4.1 Roads & railroads: the main routes for the local residents of the Bussiya Village pass beneath H. persicum stands; although the traffic is light, the routes are not paved and, since the soil surface is very fragile, the traffic causes dense dust that damages the trees.

5.2 Gathering terrestrial plants - 5.2.1: intentional use: intensive logging is one of the major threats: H. persicum wood is one of the finest types of firewood as it burns for a longer time than other types, consequently it is targeted by firewood traders for private use in hookah smoking.

6.1 Recreational activities: during the winter Gulf festivals, local residents camp in the area causing damage to the H. persicum trees. In addition, tourists usually go to the area with off-road vehicles, causing habitat degradation; they also cut the plants for firewood and other camping purposes.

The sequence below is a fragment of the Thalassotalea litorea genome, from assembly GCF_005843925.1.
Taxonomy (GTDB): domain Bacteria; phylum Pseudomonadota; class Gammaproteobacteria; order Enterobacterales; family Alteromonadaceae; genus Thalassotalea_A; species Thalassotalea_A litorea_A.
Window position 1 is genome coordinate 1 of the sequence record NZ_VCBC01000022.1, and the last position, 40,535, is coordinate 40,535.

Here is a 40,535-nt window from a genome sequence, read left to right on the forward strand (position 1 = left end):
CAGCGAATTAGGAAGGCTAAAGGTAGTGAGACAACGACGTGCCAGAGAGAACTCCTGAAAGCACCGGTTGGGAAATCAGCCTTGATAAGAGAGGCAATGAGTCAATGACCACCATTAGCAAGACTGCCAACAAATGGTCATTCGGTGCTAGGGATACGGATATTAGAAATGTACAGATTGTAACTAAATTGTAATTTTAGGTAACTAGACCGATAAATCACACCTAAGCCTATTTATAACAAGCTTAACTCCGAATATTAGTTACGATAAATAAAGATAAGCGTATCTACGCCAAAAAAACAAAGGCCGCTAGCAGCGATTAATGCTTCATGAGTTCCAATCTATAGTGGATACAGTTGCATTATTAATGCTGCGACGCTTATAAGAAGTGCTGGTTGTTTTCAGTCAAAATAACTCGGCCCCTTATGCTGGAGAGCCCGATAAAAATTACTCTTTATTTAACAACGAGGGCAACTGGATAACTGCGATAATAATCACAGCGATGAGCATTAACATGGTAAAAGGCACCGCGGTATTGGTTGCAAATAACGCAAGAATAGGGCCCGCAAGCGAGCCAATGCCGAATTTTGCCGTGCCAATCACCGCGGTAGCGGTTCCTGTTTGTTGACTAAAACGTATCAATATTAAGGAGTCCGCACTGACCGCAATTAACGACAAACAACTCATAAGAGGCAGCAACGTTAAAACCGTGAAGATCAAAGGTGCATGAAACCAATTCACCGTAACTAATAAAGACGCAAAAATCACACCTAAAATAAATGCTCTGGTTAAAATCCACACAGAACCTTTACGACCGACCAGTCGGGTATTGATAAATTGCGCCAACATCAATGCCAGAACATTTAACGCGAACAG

11.2 Droughts: the whole area has experienced three consecutive years of severe drought; the driest region of Iraq is located near Nasiriya, which is only about 72 km from the study area.

11.3 Temperature extremes: The southern desert regions of Iraq are known for severe continental climatic extremes. The hottest temperature measured from 1949 to March 2022, 53.8 °C, was reported by the Basrah Airport weather station, not far from the population’s growth area. The lowest temperature, reported by the weather station of Samawa (6 m a.s.l.), was -13.8 °C in January 2020. The combination of these extreme temperatures is expected to have a negative effect on the Haloxylon persicum populations.


Criterion B: EOO: 1,084.96 km2 calculated with GeoCAT (Geospatial Conservation Assessment Tool) software (Bachman et al. 2011).

AOO: 136 km2 calculated with GeoCAT software (Bachman et al. 2011).

a) Iraqi populations are highly fragmented.

b) Continuing decline, observed in extent of occurrence, area of occupancy, extent and quality of habitat, number of locations and subpopulations, and number of mature individuals.

Criterion C: the Iraqi population, in continuous decline, currently does not include any mature individual, but it is composed of 1,222 juvenile plants; no subpopulation has more than 1,000 mature plants.

Criterion D: the Iraqi population includes no mature individual.